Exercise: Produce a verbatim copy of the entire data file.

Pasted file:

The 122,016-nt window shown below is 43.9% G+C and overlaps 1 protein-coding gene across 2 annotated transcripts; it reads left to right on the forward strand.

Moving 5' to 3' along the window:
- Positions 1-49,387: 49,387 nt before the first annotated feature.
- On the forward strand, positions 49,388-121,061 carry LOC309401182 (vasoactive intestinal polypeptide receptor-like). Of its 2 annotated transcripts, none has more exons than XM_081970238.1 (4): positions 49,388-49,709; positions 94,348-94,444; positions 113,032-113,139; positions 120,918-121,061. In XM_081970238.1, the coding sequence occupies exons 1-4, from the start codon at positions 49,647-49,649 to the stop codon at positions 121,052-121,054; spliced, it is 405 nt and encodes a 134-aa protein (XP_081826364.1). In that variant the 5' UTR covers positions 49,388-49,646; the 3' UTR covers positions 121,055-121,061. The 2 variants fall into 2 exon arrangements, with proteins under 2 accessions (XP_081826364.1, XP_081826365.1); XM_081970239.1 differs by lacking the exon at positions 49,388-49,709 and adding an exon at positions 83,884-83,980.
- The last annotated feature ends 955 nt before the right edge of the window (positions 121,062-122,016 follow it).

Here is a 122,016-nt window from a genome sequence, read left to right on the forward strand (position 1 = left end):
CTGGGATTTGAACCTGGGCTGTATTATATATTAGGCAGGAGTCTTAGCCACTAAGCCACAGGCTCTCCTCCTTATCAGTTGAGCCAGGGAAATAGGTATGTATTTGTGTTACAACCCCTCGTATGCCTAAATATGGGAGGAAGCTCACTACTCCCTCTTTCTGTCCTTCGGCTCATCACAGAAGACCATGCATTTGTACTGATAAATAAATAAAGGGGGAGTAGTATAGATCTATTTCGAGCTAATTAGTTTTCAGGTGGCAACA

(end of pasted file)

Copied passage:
The 122,016-nt window shown below is 43.9% G+C and overlaps 1 protein-coding gene across 2 annotated transcripts; it reads left to right on the forward strand.

Moving 5' to 3' along the window:
- Positions 1-49,387: 49,387 nt before the first annotated feature.
- On the forward strand, positions 49,388-121,061 carry LOC309401182 (vasoactive intestinal polypeptide receptor-like). Of its 2 annotated transcripts, none has more exons than XM_081970238.1 (4): positions 49,388-49,709; positions 94,348-94,444; positions 113,032-113,139; positions 120,918-121,061. In XM_081970238.1, the coding sequence occupies exons 1-4, from the start codon at positions 49,647-49,649 to the stop codon at positions 121,052-121,054; spliced, it is 405 nt and encodes a 134-aa protein (XP_081826364.1). In that variant the 5' UTR covers positions 49,388-49,646; the 3' UTR covers positions 121,055-121,061. The 2 variants fall into 2 exon arrangements, with proteins under 2 accessions (XP_081826364.1, XP_081826365.1); XM_081970239.1 differs by lacking the exon at positions 49,388-49,709 and adding an exon at positions 83,884-83,980.
- The last annotated feature ends 955 nt before the right edge of the window (positions 121,062-122,016 follow it).

Here is a 122,016-nt window from a genome sequence, read left to right on the forward strand (position 1 = left end):
CTGGGATTTGAACCTGGGCTGTATTATATATTAGGCAGGAGTCTTAGCCACTAAGCCACAGGCTCTCCTCCTTATCAGTTGAGCCAGGGAAATAGGTATGTATTTGTGTTACAACCCCTCGTATGCCTAAATATGGGAGGAAGCTCACTACTCCCTCTTTCTGTCCTTCGGCTCATCACAGAAGACCATGCATTTGTACTGATAAATAAATAAAGGGGGAGTAGTATAGATCTATTTCGAGCTAATTAGTTTTCAGGTGGCAACA